Why do we get aid so wrong? Because it feels so right. "The American people," says U.S. ambassador to Ethiopia Donald Yamamoto, "are simply not going to sit tight while they see children dying." Nor should they: a starving man needs to be saved first, before he can be taught to fish — or farm. But as the world rallies again to Ethiopia's aid, donors face a dilemma. "We're not getting to the real problem," says Yamamoto.

What would? Ethiopia thought it had found one answer. In 2005 a $1.4 billion five-year program identified 7.3 million Ethiopians unable to live without free food and gave them jobs in rural projects, such as roads and irrigation. The idea was to create livelihoods as well as to save lives. It was working, slowly. By this year, says a Western economist familiar with the effort, "a few thousand" had left the program and were making it on their own. Then came the double blow of drought and soaring food prices. Of the 7.3 million, 5.4 million suddenly needed extra food aid. The sobering lesson: even the best efforts to eliminate hunger are expensive, slow and uncertain of success. Depressing as it may be, this may not be the last time Ethiopia needs help.

With reporting by Kassahun Addis/Addis Ababa

Wednesday, August 20, 2008

Earth Pilgrim (BBC2)

Free Will vs. the Programmed Brain

Free Will vs. the Programmed Brain

If our actions are determined by prior events, then do we have a choice about anything—or any responsibility for what we do?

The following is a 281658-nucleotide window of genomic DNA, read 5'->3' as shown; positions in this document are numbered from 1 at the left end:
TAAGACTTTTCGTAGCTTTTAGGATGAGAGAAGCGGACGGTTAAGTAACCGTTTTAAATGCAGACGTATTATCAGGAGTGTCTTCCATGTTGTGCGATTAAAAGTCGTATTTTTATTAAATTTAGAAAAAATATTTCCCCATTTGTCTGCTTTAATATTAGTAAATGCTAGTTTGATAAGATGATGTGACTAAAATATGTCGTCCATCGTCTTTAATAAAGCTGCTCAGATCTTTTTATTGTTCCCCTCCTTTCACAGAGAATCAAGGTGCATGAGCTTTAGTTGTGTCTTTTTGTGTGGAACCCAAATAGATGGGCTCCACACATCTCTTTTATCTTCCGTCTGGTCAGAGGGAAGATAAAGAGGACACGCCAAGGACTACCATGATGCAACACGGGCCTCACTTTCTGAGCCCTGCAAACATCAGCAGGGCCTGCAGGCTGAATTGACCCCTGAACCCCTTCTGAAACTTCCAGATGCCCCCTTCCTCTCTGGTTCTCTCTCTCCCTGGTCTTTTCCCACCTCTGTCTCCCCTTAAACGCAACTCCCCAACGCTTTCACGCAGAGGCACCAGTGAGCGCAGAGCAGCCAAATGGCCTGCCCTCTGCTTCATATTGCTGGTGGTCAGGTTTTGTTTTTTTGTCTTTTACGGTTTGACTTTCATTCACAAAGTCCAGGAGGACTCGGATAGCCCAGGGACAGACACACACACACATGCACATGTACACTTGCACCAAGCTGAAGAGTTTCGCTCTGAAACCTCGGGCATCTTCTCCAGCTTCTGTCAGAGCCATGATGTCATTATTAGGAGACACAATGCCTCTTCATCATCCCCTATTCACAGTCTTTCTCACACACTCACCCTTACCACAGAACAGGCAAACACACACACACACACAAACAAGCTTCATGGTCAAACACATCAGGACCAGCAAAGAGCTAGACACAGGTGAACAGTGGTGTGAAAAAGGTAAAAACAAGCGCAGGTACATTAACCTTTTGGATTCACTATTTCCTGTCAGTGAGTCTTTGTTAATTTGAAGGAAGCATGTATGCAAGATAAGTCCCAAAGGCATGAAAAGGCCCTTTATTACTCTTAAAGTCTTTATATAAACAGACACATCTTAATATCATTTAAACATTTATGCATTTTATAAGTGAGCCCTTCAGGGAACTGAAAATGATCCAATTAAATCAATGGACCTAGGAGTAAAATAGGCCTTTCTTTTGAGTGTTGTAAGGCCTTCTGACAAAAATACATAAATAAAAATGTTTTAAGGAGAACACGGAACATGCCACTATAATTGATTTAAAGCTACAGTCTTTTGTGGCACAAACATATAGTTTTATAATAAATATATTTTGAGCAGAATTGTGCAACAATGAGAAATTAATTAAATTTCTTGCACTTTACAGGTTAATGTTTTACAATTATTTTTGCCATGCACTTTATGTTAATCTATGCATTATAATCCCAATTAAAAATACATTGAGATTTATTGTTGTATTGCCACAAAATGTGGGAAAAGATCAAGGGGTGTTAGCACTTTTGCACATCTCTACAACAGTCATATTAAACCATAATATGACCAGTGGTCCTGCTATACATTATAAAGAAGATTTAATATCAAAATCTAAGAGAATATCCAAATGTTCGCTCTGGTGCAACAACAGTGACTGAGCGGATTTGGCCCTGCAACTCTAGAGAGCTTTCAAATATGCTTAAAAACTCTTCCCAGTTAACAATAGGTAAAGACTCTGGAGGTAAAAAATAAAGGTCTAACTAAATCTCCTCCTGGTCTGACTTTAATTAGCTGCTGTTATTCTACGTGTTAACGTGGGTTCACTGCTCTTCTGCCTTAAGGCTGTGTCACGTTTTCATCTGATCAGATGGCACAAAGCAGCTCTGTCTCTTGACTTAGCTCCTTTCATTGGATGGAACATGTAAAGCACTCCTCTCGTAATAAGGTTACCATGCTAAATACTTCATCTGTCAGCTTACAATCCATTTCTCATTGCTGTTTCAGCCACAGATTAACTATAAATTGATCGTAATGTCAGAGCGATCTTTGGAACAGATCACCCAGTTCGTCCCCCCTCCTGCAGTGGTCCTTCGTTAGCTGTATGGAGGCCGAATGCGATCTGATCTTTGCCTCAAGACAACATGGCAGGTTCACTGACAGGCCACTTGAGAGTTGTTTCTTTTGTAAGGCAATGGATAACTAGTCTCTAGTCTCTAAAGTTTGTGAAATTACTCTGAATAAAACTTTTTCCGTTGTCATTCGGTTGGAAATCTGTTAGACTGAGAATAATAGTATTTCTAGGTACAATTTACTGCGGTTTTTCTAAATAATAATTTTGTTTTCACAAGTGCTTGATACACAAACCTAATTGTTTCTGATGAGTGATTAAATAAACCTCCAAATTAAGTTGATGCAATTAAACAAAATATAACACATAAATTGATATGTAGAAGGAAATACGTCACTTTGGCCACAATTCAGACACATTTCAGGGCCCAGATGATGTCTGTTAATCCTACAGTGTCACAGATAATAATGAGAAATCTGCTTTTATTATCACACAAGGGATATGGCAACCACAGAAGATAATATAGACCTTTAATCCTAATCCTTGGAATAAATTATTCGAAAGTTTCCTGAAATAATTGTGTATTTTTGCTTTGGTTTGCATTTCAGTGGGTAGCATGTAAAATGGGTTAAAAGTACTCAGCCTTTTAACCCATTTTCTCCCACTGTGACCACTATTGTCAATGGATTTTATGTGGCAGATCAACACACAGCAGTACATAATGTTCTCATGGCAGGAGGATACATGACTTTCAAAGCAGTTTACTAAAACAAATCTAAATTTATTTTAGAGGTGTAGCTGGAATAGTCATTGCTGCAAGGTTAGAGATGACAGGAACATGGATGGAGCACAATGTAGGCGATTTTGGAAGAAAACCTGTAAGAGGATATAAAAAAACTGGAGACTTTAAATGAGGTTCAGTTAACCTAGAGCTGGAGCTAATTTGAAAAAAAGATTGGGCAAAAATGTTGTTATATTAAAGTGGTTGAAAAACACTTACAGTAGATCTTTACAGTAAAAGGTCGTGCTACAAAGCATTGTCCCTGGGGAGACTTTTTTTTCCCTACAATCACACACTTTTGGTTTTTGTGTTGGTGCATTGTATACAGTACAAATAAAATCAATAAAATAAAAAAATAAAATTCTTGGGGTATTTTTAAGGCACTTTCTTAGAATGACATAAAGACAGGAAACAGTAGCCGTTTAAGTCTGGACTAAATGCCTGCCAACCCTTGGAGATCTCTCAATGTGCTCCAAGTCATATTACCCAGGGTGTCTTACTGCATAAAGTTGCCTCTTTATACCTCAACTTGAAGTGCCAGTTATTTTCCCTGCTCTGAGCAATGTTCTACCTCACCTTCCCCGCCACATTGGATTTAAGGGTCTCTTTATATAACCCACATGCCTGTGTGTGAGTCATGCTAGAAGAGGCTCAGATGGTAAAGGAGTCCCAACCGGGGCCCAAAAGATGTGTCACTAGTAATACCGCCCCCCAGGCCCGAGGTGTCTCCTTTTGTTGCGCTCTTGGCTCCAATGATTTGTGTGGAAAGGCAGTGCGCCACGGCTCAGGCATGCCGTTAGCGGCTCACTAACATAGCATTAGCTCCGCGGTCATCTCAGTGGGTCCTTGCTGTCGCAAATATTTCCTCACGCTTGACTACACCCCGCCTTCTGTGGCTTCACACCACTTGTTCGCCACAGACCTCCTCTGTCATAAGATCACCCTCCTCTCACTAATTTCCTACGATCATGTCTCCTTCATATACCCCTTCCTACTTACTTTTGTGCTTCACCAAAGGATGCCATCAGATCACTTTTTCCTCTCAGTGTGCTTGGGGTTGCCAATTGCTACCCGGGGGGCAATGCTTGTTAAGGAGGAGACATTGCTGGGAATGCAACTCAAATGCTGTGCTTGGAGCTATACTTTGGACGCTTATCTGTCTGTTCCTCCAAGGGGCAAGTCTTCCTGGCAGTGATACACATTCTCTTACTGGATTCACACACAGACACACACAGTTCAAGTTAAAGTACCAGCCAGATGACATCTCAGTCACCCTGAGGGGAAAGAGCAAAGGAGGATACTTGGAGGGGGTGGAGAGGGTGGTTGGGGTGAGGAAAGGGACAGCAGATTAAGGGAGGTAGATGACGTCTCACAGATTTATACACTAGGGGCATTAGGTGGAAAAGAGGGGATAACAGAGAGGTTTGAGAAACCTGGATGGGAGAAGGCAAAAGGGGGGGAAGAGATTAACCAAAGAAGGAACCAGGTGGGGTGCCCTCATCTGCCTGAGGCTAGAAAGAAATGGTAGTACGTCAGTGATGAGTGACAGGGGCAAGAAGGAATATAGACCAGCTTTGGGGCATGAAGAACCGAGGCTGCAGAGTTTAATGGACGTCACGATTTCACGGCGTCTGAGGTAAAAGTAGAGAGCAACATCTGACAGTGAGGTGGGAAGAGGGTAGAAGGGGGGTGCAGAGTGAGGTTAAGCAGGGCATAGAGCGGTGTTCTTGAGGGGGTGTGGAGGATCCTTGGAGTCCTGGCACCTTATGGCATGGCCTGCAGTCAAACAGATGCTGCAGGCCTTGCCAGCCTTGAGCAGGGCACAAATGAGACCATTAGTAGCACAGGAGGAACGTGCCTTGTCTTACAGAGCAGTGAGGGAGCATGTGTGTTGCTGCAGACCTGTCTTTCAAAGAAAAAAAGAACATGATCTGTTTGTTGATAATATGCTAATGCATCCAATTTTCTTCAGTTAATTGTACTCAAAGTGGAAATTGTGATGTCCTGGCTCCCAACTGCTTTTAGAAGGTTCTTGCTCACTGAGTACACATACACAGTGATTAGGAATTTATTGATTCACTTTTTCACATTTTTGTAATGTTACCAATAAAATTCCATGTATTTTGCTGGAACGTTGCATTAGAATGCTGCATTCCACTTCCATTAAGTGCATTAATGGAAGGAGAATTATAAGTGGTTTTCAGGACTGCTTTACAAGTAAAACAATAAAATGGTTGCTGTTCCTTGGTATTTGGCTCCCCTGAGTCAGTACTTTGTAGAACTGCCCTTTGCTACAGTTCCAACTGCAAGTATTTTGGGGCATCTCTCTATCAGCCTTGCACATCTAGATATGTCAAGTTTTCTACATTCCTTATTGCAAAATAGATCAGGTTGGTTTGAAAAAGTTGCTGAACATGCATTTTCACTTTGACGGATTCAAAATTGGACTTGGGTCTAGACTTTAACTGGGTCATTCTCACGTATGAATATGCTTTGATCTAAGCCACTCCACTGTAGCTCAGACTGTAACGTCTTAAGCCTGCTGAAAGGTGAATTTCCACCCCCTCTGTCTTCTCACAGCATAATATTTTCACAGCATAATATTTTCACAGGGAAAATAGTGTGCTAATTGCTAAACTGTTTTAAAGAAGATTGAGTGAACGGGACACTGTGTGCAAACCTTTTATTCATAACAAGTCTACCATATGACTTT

By Shaun Nichols

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free will vs. programmed brain

Many scientists and philosophers are convinced that free will doesn't exist at all. According to these skeptics, everything that happens is determined by what happened before—our actions are inevitable consequences of the events leading up to the action—and this fact makes it impossible for anyone to do anything that is truly free. This kind of anti-free will stance stretches back to 18th century philosophy, but the idea has recently been getting much more exposure through popular science books and magazine articles. Should we worry? If people come to believe that they don't have free will, what will the consequences be for moral responsibility?

In a clever new study, psychologists Kathleen Vohs at the University of Minnesota and Jonathan Schooler at the University of California at Santa Barbara tested this question by giving participants passages from The Astonishing Hypothesis, a popular science book by Francis Crick, a biochemist and Nobel laureate (as co-discoverer, with James Watson, of the DNA double helix). Half of the participants got a passage saying that there is no such thing as free will. The passage begins as follows: "'You,' your joys and your sorrows, your memories and your ambitions, your sense of personal identity and free will, are in fact no more than the behavior of a vast assembly of nerve cells and their associated molecules. Who you are is nothing but a pack of neurons."